THE re‐opening of air offensive action on both sides, which marked the later part of January, is likely to complicate life considerably for librarians. The lull that has been enjoyed during the Russian operations, and is probably owing to them, may prove to have been deceptive. We do not know yet how much further the destruction of buildings—and amongst them libraries—will go before a decision is reached. We suppose by now that every librarian has taken every precaution within his power to preserve his stock and his service : more than that it is hardly possible to do with the resources to which we are now restricted.
The difficulties that MR poses for comparativists were anticipated 40 years ago in Sidney Verba's essay “Some Dilemmas of Comparative Research”, in which he called for a…
The difficulties that MR poses for comparativists were anticipated 40 years ago in Sidney Verba's essay “Some Dilemmas of Comparative Research”, in which he called for a “disciplined configurative approach…based on general rules, but on complicated combinations of them” (Verba, 1967, p. 115). Charles Ragin's (1987) book The Comparative Method eloquently spelled out the mismatch between MR and causal explanation in comparative research. At the most basic level, like most other methods of multivariate statistical analysis MR works by rendering the cases invisible, treating them simply as the source of a set of empirical observations on dependent and independent variables. However, even when scholars embrace the analytical purpose of generalizing about relationships between variables, as opposed to dwelling on specific differences between entities with proper names, the cases of interest in comparative political economy are limited in number and occupy a bounded universe.2 They are thus both knowable and manageable. Consequently, retaining named cases in the analysis is an efficient way of conveying information and letting readers evaluate it.3 Moreover, in practice most producers and consumers of comparative political economy are intrinsically interested in specific cases. Why not cater to this interest by keeping our cases visible?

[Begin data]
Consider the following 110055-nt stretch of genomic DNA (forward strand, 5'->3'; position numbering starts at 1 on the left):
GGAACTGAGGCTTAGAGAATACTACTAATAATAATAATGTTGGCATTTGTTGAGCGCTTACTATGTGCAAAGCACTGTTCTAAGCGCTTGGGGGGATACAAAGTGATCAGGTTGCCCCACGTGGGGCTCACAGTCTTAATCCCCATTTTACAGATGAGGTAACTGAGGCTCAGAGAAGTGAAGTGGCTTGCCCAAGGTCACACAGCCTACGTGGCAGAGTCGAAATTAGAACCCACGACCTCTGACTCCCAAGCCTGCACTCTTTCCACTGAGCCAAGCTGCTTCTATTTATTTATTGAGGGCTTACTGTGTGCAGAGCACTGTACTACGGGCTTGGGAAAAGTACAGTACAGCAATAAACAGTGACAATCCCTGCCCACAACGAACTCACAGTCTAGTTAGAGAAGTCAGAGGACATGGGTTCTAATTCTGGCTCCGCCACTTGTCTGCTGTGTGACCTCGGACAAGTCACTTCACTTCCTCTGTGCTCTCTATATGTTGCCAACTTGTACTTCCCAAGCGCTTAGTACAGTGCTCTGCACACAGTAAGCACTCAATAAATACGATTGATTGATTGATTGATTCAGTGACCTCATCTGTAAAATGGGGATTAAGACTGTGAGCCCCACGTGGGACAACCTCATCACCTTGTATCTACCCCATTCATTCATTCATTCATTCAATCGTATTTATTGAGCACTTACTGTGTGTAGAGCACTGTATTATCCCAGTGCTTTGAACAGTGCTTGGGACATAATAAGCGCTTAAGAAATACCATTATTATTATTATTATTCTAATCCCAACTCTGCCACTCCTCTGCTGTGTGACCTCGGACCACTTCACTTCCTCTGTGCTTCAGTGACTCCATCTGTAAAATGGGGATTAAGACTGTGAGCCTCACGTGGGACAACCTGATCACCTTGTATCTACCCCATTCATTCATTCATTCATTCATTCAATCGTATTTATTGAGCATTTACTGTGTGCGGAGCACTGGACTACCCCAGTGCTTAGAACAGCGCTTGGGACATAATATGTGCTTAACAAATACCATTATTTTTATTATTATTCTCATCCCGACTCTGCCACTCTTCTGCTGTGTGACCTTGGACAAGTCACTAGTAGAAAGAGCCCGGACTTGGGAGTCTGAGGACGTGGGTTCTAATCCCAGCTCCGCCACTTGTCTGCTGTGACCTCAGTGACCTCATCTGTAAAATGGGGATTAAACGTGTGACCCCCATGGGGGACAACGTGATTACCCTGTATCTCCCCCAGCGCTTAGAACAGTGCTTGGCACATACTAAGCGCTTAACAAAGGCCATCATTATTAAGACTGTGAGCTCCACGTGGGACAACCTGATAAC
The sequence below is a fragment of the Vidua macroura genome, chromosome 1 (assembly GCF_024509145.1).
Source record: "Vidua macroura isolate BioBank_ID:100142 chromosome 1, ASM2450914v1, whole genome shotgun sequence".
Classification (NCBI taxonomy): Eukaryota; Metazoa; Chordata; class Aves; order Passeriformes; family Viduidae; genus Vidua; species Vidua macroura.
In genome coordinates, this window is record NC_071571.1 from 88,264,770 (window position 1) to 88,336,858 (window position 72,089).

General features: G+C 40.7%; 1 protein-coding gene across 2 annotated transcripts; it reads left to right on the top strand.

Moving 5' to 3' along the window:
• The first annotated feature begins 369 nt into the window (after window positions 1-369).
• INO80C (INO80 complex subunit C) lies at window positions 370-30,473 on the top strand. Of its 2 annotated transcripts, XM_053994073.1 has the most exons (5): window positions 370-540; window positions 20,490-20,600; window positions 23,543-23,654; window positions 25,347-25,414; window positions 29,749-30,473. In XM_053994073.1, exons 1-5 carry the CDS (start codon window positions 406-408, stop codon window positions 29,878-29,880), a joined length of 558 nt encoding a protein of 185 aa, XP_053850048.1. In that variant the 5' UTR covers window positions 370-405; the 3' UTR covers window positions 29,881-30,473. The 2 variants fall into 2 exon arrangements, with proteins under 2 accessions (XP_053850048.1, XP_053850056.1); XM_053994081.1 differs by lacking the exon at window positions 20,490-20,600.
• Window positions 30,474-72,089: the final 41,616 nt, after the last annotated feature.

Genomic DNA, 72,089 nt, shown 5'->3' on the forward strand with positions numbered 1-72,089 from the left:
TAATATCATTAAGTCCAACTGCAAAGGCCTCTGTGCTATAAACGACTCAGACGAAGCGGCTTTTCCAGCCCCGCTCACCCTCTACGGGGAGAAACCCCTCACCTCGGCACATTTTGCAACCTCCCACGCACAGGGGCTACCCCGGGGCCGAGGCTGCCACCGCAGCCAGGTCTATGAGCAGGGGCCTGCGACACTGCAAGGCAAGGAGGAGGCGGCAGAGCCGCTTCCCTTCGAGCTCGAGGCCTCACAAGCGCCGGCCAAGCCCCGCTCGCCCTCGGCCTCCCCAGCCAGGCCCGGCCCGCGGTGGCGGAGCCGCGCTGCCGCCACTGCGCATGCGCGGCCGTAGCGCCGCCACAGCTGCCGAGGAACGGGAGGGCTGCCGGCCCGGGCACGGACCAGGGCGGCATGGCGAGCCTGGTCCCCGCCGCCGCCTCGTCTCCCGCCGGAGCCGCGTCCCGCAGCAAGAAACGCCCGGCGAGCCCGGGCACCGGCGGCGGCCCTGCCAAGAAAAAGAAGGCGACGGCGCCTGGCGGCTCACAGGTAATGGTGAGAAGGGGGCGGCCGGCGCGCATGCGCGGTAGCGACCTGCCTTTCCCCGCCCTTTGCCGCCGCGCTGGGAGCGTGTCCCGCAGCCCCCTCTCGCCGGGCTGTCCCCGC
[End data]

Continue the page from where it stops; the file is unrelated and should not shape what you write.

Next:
The vast cross‐disciplinary literature exploring work quality and job satisfaction has linked worker experiences to many individual, organizational, and social outcomes…